The end of non-disparagement clauses in employment settlement agreements?
Many employment settlement agreements include a non-disparagement clause that prohibits one party from spreading lies or rumors and disparaging the other party. A pending California bill (Senate Bill 331) may threaten the validity of non-disparagement clauses, and further restrict the use of Fair Employment and Housing Act (FEHA) releases.
In 2018, in the wake of the Harvey Weinstein scandal, the California Legislature enacted a few bills that sought to curtail “aggressors” with “fat wallets” from preventing dissemination of information regarding sexual harassment in the workplace.
Senate Bill 820 added Civil Code Sec. 1001, which voids any provision within a settlement agreement that prevents disclosure of factual information related to a claim filed in a civil action or a complaint filed in an administrative action regarding workplace harassment or discrimination based on sex, sexual harassment, and sexual assault.
Senate Bill 1300 added Gov’t Code Sec. 12964.5, which prohibits a release of FEHA claims and non-disparagement clause that prevents an employee from disclosing information about sexual harassment and other unlawful acts in the workplace, in exchange for a raise or a bonus or as a condition of continued employment.
Senate Bill 331
One of SB 331’s goals is to expand SB 820, and prohibit settlement agreements from including confidentiality provisions related to all forms of harassment and discrimination under FEHA, including based on race, religion, color, national origin, ancestry, physical disability, mental disability, medical condition, genetic information, familial status, sex, gender, gender identity, gender expression, age, sexual orientation, or veteran or military status.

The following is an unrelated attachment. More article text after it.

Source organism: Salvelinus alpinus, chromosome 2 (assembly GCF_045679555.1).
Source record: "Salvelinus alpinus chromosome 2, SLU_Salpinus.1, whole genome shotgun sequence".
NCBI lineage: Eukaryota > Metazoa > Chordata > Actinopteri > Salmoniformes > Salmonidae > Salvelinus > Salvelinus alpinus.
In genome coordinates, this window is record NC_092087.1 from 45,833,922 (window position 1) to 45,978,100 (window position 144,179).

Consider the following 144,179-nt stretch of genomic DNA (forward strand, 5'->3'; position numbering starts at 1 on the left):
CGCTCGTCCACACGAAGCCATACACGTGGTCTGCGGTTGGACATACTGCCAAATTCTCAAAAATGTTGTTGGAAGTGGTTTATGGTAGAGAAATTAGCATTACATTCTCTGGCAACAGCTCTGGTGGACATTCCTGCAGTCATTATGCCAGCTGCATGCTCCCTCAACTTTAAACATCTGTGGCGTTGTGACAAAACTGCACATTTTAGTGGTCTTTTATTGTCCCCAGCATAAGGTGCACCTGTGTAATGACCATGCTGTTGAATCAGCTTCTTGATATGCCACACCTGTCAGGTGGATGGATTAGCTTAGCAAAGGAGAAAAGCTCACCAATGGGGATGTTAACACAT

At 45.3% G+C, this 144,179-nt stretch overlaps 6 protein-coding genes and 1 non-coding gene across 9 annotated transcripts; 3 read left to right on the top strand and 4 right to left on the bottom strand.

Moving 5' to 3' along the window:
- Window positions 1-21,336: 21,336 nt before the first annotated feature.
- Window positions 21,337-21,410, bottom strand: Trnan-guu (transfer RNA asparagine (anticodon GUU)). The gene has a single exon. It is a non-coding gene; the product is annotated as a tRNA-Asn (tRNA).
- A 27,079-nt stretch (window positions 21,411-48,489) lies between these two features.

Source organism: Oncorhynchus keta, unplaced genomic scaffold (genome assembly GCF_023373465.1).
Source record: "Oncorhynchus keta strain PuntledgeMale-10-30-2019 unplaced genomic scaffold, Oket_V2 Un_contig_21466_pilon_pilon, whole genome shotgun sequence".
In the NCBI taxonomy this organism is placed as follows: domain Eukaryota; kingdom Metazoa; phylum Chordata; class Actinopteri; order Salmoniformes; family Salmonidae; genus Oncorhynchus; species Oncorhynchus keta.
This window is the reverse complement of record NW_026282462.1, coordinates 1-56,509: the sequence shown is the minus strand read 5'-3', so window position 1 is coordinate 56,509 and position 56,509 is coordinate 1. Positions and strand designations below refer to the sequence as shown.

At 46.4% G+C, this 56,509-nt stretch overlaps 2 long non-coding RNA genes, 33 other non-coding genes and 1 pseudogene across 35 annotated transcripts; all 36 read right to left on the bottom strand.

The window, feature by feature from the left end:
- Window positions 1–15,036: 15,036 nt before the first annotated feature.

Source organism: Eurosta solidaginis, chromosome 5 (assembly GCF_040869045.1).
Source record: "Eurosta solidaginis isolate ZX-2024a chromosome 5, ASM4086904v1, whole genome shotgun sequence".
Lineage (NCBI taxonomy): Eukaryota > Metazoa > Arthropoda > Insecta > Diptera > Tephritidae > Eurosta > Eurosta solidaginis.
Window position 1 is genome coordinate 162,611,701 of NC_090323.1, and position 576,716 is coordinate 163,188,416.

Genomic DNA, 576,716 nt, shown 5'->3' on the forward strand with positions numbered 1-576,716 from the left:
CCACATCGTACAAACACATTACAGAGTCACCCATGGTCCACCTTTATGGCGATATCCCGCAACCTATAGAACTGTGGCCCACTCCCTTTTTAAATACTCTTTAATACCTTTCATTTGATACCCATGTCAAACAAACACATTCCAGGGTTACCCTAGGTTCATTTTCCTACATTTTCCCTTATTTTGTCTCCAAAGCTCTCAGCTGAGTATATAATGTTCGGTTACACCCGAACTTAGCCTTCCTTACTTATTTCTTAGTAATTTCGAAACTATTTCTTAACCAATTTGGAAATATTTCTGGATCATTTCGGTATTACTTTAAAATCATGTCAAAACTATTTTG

Another goal of SB 331 is to expand the non-disparagement prohibition (as implemented by SB 1300) to separation agreements. Per SB 331, a non-disparagement clause may not be included in an agreement with a current/former employee unless the agreement states: “Nothing in this agreement prevents you from discussing or disclosing information about unlawful acts in the workplace, such as harassment or discrimination or any other conduct that you have reason to believe is unlawful.”
Further, SB 331 requires separation/settlement agreements to (1) notify the employee of the employee’s right to consult an attorney regarding the agreement, and (2) provide the employee with no less than five business days to do so.
If signed into law, SB 331 will limit employers’ ability to include broad confidentiality and non-disparagement clauses in settlement and separation agreements with employees. This is another action by the California Legislature to curtail employers’ ability to resolve employment disputes confidentially and permit public criticism by employees.
Employers who are not yet familiar with their obligation to take steps to prevent harassment and discrimination in the workplace, including to provide harassment prevention training and conduct workplace investigations as needed, are encouraged to contact an employment defense attorney as soon as possible.
Nicholas Kanter and Tal Burnovski Yeyni represent employers in harassment, discrimination, wage and hour, and other claims.